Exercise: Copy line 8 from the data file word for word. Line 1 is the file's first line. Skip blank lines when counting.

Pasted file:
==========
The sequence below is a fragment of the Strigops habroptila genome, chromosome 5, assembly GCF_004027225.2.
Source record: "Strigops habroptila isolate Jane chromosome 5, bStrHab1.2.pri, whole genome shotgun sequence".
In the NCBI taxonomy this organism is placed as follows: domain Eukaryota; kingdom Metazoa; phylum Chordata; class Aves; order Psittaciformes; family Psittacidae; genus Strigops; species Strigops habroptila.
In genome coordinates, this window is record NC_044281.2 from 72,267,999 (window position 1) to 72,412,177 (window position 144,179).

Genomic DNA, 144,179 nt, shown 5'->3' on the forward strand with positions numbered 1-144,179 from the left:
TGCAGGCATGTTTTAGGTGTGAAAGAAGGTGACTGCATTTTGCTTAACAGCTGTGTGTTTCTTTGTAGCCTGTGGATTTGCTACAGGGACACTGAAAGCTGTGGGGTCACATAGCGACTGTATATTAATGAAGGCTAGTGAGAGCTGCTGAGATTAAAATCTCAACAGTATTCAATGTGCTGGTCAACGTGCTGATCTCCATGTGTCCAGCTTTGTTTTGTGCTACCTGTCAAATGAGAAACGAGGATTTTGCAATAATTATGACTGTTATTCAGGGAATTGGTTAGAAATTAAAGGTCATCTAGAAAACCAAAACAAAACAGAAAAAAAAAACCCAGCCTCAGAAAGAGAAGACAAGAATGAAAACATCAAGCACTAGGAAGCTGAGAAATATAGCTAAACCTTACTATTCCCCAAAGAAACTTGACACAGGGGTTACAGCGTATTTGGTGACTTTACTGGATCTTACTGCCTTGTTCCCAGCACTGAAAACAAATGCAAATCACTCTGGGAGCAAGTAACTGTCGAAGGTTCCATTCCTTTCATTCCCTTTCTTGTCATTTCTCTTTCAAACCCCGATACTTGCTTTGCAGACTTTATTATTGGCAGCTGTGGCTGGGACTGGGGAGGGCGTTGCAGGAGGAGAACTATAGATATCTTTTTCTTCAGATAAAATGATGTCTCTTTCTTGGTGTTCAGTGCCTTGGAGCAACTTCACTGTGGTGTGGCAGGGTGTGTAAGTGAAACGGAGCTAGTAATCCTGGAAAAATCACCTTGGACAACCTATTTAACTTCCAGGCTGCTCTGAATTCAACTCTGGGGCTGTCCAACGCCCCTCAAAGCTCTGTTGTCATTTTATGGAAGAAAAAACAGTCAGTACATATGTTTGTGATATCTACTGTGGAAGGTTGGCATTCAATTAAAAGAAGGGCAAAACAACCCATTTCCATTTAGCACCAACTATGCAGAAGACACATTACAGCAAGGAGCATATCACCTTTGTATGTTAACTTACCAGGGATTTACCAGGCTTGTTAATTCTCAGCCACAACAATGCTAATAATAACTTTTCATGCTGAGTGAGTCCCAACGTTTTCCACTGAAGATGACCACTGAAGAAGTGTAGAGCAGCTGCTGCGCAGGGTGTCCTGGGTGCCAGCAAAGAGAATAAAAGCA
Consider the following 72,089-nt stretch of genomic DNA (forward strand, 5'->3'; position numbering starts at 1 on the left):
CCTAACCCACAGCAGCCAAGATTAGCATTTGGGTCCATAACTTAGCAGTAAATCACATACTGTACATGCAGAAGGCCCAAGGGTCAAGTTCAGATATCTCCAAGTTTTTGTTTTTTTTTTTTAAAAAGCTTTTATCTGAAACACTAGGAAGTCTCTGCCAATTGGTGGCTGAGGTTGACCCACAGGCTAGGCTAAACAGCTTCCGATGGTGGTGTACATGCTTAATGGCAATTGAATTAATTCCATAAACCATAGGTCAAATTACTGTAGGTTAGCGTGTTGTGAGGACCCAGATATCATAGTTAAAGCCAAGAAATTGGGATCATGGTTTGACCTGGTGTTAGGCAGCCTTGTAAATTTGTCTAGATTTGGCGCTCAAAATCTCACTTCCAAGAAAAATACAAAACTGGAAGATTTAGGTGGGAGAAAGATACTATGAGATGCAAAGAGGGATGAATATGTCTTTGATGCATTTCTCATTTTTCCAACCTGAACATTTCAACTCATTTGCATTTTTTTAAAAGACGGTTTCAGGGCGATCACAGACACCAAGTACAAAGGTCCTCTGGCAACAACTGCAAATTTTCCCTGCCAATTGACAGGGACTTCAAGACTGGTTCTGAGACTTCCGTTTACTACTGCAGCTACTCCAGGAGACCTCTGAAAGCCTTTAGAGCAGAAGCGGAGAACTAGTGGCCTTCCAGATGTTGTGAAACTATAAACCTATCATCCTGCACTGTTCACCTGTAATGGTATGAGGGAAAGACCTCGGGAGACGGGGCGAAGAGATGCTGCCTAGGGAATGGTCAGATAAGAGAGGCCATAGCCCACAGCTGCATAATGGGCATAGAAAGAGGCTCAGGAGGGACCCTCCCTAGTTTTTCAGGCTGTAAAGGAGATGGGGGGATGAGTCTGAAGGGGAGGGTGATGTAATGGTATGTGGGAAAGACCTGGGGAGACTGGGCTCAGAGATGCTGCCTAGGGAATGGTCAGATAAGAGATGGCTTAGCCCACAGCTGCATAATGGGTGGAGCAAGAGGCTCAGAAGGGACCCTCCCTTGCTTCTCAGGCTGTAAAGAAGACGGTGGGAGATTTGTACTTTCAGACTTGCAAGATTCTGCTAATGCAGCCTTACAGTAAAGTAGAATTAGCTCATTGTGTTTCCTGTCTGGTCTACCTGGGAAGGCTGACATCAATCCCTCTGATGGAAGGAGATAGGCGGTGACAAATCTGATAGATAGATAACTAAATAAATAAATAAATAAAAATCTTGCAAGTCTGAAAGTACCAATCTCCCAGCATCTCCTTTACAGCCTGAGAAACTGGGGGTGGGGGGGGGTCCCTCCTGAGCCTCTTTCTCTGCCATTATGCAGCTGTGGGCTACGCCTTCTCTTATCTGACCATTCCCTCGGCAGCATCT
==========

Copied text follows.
CCTAACCCACAGCAGCCAAGATTAGCATTTGGGTCCATAACTTAGCAGTAAATCACATACTGTACATGCAGAAGGCCCAAGGGTCAAGTTCAGATATCTCCAAGTTTTTGTTTTTTTTTTTTAAAAAGCTTTTATCTGAAACACTAGGAAGTCTCTGCCAATTGGTGGCTGAGGTTGACCCACAGGCTAGGCTAAACAGCTTCCGATGGTGGTGTACATGCTTAATGGCAATTGAATTAATTCCATAAACCATAGGTCAAATTACTGTAGGTTAGCGTGTTGTGAGGACCCAGATATCATAGTTAAAGCCAAGAAATTGGGATCATGGTTTGACCTGGTGTTAGGCAGCCTTGTAAATTTGTCTAGATTTGGCGCTCAAAATCTCACTTCCAAGAAAAATACAAAACTGGAAGATTTAGGTGGGAGAAAGATACTATGAGATGCAAAGAGGGATGAATATGTCTTTGATGCATTTCTCATTTTTCCAACCTGAACATTTCAACTCATTTGCATTTTTTTAAAAGACGGTTTCAGGGCGATCACAGACACCAAGTACAAAGGTCCTCTGGCAACAACTGCAAATTTTCCCTGCCAATTGACAGGGACTTCAAGACTGGTTCTGAGACTTCCGTTTACTACTGCAGCTACTCCAGGAGACCTCTGAAAGCCTTTAGAGCAGAAGCGGAGAACTAGTGGCCTTCCAGATGTTGTGAAACTATAAACCTATCATCCTGCACTGTTCACCTGTAATGGTATGAGGGAAAGACCTCGGGAGACGGGGCGAAGAGATGCTGCCTAGGGAATGGTCAGATAAGAGAGGCCATAGCCCACAGCTGCATAATGGGCATAGAAAGAGGCTCAGGAGGGACCCTCCCTAGTTTTTCAGGCTGTAAAGGAGATGGGGGGATGAGTCTGAAGGGGAGGGTGATGTAATGGTATGTGGGAAAGACCTGGGGAGACTGGGCTCAGAGATGCTGCCTAGGGAATGGTCAGATAAGAGATGGCTTAGCCCACAGCTGCATAATGGGTGGAGCAAGAGGCTCAGAAGGGACCCTCCCTTGCTTCTCAGGCTGTAAAGAAGACGGTGGGAGATTTGTACTTTCAGACTTGCAAGATTCTGCTAATGCAGCCTTACAGTAAAGTAGAATTAGCTCATTGTGTTTCCTGTCTGGTCTACCTGGGAAGGCTGACATCAATCCCTCTGATGGAAGGAGATAGGCGGTGACAAATCTGATAGATAGATAACTAAATAAATAAATAAATAAAAATCTTGCAAGTCTGAAAGTACCAATCTCCCAGCATCTCCTTTACAGCCTGAGAAACTGGGGGTGGGGGGGGGTCCCTCCTGAGCCTCTTTCTCTGCCATTATGCAGCTGTGGGCTACGCCTTCTCTTATCTGACCATTCCCTCGGCAGCATCT